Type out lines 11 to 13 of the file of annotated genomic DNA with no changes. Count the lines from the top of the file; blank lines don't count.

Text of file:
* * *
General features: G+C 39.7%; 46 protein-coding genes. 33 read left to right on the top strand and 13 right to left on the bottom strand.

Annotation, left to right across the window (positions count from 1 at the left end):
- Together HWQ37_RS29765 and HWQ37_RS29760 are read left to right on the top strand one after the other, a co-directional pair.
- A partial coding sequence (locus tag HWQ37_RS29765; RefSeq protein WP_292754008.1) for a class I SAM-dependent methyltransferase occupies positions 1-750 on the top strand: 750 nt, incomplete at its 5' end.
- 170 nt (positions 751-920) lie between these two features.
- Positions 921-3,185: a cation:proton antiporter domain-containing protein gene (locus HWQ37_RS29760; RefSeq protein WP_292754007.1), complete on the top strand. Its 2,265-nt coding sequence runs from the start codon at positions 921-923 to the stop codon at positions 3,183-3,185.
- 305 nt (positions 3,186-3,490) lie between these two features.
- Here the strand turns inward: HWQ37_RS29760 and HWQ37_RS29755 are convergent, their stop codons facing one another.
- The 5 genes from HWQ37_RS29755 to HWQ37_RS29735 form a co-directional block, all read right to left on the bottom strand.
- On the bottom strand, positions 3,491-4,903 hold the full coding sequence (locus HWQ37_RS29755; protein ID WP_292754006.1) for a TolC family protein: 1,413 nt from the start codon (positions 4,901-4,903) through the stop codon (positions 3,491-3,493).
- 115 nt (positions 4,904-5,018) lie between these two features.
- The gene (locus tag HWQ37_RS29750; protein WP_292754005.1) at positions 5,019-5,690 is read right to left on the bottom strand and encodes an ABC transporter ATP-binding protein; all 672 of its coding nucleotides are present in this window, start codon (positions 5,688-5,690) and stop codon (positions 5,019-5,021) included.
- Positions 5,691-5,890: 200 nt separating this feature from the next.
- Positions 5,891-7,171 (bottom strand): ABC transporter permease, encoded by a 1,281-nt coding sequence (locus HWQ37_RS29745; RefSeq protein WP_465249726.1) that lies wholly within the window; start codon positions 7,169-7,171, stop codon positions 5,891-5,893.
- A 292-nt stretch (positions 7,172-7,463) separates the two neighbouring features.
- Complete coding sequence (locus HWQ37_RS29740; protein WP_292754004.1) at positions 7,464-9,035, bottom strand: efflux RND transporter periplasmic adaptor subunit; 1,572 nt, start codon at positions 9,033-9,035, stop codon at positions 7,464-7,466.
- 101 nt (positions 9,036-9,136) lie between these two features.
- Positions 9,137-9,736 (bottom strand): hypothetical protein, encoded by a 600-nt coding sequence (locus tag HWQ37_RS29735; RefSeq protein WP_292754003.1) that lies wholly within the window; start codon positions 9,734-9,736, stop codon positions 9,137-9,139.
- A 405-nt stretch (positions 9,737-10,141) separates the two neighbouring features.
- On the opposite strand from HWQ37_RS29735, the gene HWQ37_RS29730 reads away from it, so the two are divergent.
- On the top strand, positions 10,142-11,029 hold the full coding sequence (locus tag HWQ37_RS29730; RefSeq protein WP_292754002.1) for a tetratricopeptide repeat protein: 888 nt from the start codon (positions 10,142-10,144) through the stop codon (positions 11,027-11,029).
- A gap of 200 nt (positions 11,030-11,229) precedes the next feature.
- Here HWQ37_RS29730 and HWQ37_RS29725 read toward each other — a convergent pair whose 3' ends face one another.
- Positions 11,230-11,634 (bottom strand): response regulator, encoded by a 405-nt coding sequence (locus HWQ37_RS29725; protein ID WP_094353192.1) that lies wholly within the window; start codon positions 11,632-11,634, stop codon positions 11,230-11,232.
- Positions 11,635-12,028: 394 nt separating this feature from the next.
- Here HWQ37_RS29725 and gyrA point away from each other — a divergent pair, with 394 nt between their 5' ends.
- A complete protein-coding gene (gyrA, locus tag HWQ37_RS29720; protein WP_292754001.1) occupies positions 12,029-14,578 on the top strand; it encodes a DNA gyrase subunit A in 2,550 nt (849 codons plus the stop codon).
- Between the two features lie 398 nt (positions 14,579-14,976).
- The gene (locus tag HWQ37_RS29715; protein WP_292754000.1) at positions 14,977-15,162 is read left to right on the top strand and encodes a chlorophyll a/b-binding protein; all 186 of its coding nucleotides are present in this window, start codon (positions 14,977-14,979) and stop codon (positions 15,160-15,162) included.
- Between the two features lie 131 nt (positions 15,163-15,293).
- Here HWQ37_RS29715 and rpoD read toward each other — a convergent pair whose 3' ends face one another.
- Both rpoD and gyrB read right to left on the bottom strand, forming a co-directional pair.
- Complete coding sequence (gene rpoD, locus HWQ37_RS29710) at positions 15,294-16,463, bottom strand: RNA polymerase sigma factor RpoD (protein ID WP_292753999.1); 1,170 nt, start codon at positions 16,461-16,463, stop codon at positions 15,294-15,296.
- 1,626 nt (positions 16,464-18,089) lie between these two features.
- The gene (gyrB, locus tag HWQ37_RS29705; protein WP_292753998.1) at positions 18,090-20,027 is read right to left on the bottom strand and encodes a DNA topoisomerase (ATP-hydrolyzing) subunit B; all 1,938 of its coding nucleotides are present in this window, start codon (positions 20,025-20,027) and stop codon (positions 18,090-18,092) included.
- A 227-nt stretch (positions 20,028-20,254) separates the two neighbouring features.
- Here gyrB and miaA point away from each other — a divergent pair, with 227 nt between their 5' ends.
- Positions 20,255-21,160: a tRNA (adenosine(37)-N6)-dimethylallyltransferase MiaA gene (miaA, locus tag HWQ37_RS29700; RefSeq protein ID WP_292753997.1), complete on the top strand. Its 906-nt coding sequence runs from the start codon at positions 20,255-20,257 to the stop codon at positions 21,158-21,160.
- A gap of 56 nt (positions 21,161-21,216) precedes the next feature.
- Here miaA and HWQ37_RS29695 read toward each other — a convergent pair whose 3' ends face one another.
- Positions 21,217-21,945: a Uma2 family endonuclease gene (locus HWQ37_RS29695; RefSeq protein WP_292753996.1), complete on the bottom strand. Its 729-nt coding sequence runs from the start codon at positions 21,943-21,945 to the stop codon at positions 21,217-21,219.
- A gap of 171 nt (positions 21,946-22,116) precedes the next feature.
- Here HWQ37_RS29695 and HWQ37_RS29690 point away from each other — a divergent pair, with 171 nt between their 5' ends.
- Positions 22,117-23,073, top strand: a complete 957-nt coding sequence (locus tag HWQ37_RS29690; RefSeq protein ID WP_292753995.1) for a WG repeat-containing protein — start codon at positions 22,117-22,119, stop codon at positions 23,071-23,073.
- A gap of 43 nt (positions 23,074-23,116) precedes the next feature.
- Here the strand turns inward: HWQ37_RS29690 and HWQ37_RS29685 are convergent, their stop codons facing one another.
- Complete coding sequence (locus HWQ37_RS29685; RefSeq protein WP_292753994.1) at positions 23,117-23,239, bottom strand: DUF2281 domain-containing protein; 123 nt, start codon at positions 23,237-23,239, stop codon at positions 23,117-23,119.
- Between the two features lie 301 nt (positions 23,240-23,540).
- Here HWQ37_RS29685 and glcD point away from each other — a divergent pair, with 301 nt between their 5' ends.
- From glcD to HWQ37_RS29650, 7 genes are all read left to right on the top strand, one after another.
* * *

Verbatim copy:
- 115 nt (positions 4,904-5,018) lie between these two features.
- The gene (locus tag HWQ37_RS29750; protein WP_292754005.1) at positions 5,019-5,690 is read right to left on the bottom strand and encodes an ABC transporter ATP-binding protein; all 672 of its coding nucleotides are present in this window, start codon (positions 5,688-5,690) and stop codon (positions 5,019-5,021) included.
- Positions 5,691-5,890: 200 nt separating this feature from the next.